March 22, 2005
State Banking Commissioner John P. Burke today announced the 10 most common ploys being used to cheat investors both in Connecticut and nationwide out of hundreds of millions of dollars.
"Investors should keep their guard up anytime anyone offers an investment opportunity. It pays to remember that if an investment sounds too good to be true, it usually is," said Commissioner Burke. "Be diligent and take the time to investigate an investment opportunity before investing hard-earned savings. There is no free lunch."
Last year, the Banking Department's Securities and Business Investments Division initiated administrative actions based on a multitude of violations, including aggressive penny stock sales, hedge fund sales, sales of unregistered business opportunities and sales of unregistered securities by unregistered agents. A survey was conducted among state regulators across the country and, based on the order of prevalence and seriousness, identified the following top 10 threats to investors for 2005:
1. Ponzi Schemes: The premise is simple: pay early investors with money raised from later investors. The only people who make money are the promoters who set the Ponzi in motion.
2. Unlicensed Individuals Selling Securities: Anyone selling securities without a valid securities license should be a red alert for investors. Remember: No license, no sale.
3. Unregistered Investment Products: Con artists bypass stringent state registration requirements to pitch viatical settlements, pay telephone and ATM leasing contracts, and other investment contracts with the promise of "limited or no risk" and high returns.
4. Promissory Notes: Empty promises can leave these notes worth less than the paper on which they are printed.
5. Senior Investment Fraud: Because of their access to a lifetime of savings, seniors continue to face investment fraud by con artists peddling unsecured promissory notes, viatical settlements and other investments that are either fraudulent or unsuitable for them based on their particular financial needs.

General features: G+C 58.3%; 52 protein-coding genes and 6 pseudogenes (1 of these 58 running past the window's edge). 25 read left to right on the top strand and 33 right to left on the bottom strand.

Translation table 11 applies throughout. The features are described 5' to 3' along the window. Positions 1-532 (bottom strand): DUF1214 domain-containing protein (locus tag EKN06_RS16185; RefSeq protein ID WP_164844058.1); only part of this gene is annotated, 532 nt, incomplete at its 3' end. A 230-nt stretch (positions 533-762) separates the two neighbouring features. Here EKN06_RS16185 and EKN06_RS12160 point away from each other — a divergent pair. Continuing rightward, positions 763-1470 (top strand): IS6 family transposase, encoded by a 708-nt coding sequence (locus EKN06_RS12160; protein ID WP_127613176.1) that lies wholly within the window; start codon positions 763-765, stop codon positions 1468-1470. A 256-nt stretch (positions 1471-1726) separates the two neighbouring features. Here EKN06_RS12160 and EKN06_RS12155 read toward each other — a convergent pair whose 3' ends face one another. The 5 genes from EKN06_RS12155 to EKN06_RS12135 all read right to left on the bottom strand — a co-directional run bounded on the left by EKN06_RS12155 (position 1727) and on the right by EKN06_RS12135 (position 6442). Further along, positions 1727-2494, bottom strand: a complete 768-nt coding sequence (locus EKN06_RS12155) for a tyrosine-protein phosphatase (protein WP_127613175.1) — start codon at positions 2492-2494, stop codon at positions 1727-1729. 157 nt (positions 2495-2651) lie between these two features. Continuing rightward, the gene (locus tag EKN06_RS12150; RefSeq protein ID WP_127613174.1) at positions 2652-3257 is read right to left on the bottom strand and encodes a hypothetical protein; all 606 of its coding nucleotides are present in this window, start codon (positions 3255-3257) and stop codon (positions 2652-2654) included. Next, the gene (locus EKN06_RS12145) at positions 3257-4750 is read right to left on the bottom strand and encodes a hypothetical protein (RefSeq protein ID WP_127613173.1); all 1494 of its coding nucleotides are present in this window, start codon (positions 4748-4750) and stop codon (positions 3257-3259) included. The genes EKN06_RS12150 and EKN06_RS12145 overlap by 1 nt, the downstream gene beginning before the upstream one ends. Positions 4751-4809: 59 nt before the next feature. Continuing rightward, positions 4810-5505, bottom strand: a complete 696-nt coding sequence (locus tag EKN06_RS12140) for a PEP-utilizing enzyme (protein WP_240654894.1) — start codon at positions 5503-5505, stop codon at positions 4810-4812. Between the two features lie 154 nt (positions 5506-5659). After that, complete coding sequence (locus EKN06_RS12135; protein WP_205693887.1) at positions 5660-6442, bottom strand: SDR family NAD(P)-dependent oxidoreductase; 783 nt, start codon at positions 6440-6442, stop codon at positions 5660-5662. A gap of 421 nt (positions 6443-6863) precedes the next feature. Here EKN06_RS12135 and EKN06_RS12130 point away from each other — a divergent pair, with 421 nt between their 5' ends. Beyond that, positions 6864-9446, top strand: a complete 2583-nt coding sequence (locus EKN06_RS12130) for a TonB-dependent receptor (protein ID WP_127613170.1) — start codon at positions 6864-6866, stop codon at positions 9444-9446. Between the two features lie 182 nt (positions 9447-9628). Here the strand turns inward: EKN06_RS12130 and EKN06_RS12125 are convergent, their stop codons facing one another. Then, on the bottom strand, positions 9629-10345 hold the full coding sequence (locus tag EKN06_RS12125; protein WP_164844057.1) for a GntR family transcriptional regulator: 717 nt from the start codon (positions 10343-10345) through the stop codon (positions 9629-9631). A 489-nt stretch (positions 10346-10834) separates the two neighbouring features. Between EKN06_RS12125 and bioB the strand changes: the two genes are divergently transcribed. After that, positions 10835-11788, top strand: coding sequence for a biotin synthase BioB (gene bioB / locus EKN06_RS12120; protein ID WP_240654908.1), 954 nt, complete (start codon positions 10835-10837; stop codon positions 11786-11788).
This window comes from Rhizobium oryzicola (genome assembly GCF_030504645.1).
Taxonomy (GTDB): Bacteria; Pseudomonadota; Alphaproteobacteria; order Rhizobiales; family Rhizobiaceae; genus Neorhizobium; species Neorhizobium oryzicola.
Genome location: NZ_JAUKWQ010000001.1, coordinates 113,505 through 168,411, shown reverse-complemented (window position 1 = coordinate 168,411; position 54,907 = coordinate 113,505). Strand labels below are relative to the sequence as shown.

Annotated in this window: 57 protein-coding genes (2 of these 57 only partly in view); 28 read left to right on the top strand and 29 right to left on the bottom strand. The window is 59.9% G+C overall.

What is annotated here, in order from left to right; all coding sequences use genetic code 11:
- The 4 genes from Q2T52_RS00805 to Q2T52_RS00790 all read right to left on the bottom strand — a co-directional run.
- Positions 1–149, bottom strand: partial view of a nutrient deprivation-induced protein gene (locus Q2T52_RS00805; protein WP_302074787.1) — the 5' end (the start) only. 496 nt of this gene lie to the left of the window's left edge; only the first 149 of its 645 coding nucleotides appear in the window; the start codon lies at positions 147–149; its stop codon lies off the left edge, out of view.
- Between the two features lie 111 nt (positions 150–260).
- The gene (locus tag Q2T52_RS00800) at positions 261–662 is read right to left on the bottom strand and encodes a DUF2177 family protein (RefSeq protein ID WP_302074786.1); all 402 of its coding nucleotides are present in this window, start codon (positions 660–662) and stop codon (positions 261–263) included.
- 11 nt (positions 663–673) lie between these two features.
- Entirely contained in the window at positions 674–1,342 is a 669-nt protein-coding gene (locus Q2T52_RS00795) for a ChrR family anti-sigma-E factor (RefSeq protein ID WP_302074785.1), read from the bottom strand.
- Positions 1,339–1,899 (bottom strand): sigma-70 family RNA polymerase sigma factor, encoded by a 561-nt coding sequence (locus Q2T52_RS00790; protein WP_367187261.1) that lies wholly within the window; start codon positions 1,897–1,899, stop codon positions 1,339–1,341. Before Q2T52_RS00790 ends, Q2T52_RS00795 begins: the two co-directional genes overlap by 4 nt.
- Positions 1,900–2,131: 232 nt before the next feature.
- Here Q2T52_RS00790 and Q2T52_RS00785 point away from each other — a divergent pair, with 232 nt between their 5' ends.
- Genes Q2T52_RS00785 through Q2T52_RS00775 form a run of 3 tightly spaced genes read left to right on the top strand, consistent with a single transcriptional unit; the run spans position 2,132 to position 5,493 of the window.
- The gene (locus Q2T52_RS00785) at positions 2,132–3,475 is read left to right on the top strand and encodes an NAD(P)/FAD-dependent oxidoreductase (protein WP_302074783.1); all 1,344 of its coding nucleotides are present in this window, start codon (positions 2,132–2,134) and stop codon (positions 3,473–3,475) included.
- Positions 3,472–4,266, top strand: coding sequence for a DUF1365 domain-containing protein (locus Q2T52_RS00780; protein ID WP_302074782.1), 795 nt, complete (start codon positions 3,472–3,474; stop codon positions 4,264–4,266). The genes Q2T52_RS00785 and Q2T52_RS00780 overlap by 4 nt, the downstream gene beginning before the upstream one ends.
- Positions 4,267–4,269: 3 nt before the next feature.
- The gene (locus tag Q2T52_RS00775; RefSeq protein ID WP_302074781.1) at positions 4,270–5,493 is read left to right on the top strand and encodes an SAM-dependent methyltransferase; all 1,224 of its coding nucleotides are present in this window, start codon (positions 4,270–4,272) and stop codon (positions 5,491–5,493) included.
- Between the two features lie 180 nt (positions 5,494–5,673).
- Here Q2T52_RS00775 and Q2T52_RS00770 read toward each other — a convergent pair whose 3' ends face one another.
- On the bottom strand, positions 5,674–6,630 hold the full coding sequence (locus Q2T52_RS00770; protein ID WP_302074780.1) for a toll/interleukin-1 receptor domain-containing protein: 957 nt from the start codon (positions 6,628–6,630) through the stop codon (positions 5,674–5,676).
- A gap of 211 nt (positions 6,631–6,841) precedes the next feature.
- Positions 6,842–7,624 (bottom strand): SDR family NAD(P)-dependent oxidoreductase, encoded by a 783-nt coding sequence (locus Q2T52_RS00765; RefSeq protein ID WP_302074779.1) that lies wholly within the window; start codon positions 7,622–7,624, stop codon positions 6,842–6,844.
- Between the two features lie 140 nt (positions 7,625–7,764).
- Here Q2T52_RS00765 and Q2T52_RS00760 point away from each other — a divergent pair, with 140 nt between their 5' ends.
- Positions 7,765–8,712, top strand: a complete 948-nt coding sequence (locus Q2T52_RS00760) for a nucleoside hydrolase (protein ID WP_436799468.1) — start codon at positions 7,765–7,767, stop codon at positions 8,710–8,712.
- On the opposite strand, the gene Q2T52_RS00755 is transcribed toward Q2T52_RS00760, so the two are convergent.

6. High-Yield Investment Schemes: Con artists lure investors with promises of triple-digit returns through access "risk-free guaranteed high-yield instruments" or something equally deceptive.
7. Internet Fraud: Stock promoters are using online "boiler rooms," instant messaging, and fake websites to lure investors into "pump-and-dump" stock schemes.
8. Affinity Fraud: Con artists are increasingly targeting religious, ethnic, cultural, and professional groups.
9. Variable Annuity Sales Practices: Senior investors should beware of the high surrender fees and steep sales commissions agents often earn when they move investors into variable annuities.
10. Oil and Gas Scams: With oil topping $50 a barrel and continued Middle East instability, regulators warn that con artists may renew schemes promising quick profits in oil and gas ventures.
Three scams also were cited for "dishonorable mention," including penny stocks, private placements, and investment seminars.
Before making any investment, Commissioner Burke urges investors to ask the following questions: Are the seller and investment properly licensed and registered? Has the seller given you written information that fully explains the investment? Are claims made for the investment realistic? Does the investment meet your personal investment goals?
"Always insure that every investment is consistent with your personal goals and objectives and be wary of the enticement for quick profit," suggested Commissioner Burke. "No investment is risk free, and so be cautious with phrases like "guaranteed", "risk free", or "as safe as a bank CD". Usually the greater the return, the greater the risk."
Commissioner Burke also recommends that investors contact the Banking Department's Securities and Business Investments Division, by calling (860) 240-8230 or toll-free 1-800-831-7225, with any questions about an investment product, broker or adviser, before making an investment. "One phone call can save a lot of money and heartache," said Commissioner Burke.
For more information, visit the Department of Banking's Web site to learn more about common scams and ways to avoid becoming a victim.